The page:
I also appreciate the position that ACI (and perhaps those orthodox bishops still vowing to remain in TEC who do not privately plan to go to Rome once they retire) when they write in their intro into the document, "What is legally permitted may not on all occasions be theologically or morally justifiable. Our caution, therefore, is that the paper may provide justifiable constitutional license for a course of action that we believe in some instances to be arguably “legal” but nonetheless deleterious to both Gospel truth and Christian unity." ACI is worried.

But I would argue that the polity of the Episcopal Church (for better or worse - but we are Americans, after all) is based on the idea - founded in the experience of the American experiment - that hierarchical and centralized churches (Protestant and Catholic) must be held accountable to the possibility of Reformation. Our founders wrote that principle right into the Declaration of Independence when they wrote, "When in the Course of human events it becomes necessary for one people to dissolve the political bands which have connected them with another and to assume among the powers of the earth, the separate and equal station to which the Laws of Nature and of Nature's God entitle them, a decent respect to the opinions of mankind requires that they should declare the causes which impel them to the separation."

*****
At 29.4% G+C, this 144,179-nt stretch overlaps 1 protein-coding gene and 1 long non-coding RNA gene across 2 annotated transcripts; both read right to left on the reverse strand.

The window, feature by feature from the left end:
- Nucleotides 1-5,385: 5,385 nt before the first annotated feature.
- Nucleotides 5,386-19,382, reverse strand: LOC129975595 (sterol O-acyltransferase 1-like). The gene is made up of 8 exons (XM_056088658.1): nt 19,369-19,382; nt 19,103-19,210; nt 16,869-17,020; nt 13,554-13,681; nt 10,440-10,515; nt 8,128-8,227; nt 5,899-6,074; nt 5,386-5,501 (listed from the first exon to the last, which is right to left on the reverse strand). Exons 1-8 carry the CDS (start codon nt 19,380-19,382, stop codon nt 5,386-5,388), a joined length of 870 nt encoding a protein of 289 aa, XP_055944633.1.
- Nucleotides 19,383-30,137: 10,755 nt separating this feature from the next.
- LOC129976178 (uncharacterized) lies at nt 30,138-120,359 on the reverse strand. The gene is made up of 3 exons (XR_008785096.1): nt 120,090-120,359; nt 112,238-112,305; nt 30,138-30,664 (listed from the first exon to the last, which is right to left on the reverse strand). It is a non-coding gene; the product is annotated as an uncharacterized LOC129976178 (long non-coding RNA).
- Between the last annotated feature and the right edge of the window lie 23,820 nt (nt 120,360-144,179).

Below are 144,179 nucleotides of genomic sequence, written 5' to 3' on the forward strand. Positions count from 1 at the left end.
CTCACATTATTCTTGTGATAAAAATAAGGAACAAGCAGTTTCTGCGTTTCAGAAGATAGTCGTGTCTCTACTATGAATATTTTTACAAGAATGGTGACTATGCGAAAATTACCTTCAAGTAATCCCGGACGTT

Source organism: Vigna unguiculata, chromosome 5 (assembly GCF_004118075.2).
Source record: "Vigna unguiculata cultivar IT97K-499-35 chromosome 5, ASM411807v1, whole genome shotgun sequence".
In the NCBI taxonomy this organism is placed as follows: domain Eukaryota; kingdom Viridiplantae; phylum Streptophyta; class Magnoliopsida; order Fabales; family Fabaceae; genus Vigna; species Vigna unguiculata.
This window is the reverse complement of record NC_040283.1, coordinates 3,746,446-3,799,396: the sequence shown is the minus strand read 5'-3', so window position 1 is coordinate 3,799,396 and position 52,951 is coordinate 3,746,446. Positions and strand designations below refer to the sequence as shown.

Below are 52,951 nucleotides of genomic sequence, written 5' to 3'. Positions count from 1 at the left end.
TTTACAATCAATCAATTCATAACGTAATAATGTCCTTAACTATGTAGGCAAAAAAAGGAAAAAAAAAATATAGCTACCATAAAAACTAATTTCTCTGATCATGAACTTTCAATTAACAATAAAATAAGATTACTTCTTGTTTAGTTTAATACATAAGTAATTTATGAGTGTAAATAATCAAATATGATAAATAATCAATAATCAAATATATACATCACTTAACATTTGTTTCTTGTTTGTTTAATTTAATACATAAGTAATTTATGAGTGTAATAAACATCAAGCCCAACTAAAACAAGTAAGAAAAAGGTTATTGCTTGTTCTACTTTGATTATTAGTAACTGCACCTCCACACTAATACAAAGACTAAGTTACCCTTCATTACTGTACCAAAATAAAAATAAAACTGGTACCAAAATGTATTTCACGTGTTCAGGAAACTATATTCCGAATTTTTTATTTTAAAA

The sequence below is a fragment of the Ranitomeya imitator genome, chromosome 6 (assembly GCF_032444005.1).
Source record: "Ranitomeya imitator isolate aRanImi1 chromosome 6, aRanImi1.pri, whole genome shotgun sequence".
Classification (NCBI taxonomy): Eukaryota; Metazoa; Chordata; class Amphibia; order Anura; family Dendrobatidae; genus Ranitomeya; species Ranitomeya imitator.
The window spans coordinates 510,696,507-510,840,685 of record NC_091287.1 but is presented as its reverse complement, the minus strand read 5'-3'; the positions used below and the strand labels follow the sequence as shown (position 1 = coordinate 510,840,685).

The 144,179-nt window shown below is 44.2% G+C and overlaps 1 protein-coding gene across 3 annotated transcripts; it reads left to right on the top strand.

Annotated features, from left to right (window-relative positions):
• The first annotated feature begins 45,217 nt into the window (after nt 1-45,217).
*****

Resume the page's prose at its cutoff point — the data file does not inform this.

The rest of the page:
This is at the heart of the American experiment. If it's a sin, well, that's a major oops.

What we understood and understand today is that a corporate or political organization is NOT THE SAME AS THE CHURCH. The Episcopal Church, The Church of England, yes, even The Church of Rome - they are all all corporate organizations. They are not The Church Triumphant - the Holy Catholic and Apostolic Church. The Church is a mystery. Different corporation expressions of The Bride of Christ can come very close - many, many closer than others - but we should not confuse our human endeavors to create corporate organizations with being the mystical Body of Christ.